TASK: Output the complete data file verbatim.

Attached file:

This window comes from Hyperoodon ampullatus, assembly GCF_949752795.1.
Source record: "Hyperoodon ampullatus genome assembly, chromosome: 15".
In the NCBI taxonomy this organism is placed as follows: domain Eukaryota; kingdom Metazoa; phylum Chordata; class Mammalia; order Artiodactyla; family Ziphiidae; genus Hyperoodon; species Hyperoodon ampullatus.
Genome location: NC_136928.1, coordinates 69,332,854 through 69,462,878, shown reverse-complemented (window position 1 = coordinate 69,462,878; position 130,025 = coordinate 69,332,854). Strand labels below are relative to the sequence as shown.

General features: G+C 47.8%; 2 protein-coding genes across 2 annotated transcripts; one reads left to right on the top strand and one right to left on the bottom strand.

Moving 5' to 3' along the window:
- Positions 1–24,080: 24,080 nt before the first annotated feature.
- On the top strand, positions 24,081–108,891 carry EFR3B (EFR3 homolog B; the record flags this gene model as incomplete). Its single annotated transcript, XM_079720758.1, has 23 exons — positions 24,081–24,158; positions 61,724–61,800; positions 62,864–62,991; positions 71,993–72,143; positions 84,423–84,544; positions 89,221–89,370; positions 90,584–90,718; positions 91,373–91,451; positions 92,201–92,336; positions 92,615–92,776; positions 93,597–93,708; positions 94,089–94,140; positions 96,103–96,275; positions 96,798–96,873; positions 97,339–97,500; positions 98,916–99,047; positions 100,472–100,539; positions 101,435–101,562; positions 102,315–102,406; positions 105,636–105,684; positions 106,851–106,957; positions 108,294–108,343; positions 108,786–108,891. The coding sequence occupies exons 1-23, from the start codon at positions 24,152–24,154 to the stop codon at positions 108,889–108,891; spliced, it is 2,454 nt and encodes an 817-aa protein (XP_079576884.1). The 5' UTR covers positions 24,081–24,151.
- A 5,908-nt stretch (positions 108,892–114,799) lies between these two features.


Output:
This window comes from Hyperoodon ampullatus, assembly GCF_949752795.1.
Source record: "Hyperoodon ampullatus genome assembly, chromosome: 15".
In the NCBI taxonomy this organism is placed as follows: domain Eukaryota; kingdom Metazoa; phylum Chordata; class Mammalia; order Artiodactyla; family Ziphiidae; genus Hyperoodon; species Hyperoodon ampullatus.
Genome location: NC_136928.1, coordinates 69,332,854 through 69,462,878, shown reverse-complemented (window position 1 = coordinate 69,462,878; position 130,025 = coordinate 69,332,854). Strand labels below are relative to the sequence as shown.

General features: G+C 47.8%; 2 protein-coding genes across 2 annotated transcripts; one reads left to right on the top strand and one right to left on the bottom strand.

Moving 5' to 3' along the window:
- Positions 1–24,080: 24,080 nt before the first annotated feature.
- On the top strand, positions 24,081–108,891 carry EFR3B (EFR3 homolog B; the record flags this gene model as incomplete). Its single annotated transcript, XM_079720758.1, has 23 exons — positions 24,081–24,158; positions 61,724–61,800; positions 62,864–62,991; positions 71,993–72,143; positions 84,423–84,544; positions 89,221–89,370; positions 90,584–90,718; positions 91,373–91,451; positions 92,201–92,336; positions 92,615–92,776; positions 93,597–93,708; positions 94,089–94,140; positions 96,103–96,275; positions 96,798–96,873; positions 97,339–97,500; positions 98,916–99,047; positions 100,472–100,539; positions 101,435–101,562; positions 102,315–102,406; positions 105,636–105,684; positions 106,851–106,957; positions 108,294–108,343; positions 108,786–108,891. The coding sequence occupies exons 1-23, from the start codon at positions 24,152–24,154 to the stop codon at positions 108,889–108,891; spliced, it is 2,454 nt and encodes an 817-aa protein (XP_079576884.1). The 5' UTR covers positions 24,081–24,151.
- A 5,908-nt stretch (positions 108,892–114,799) lies between these two features.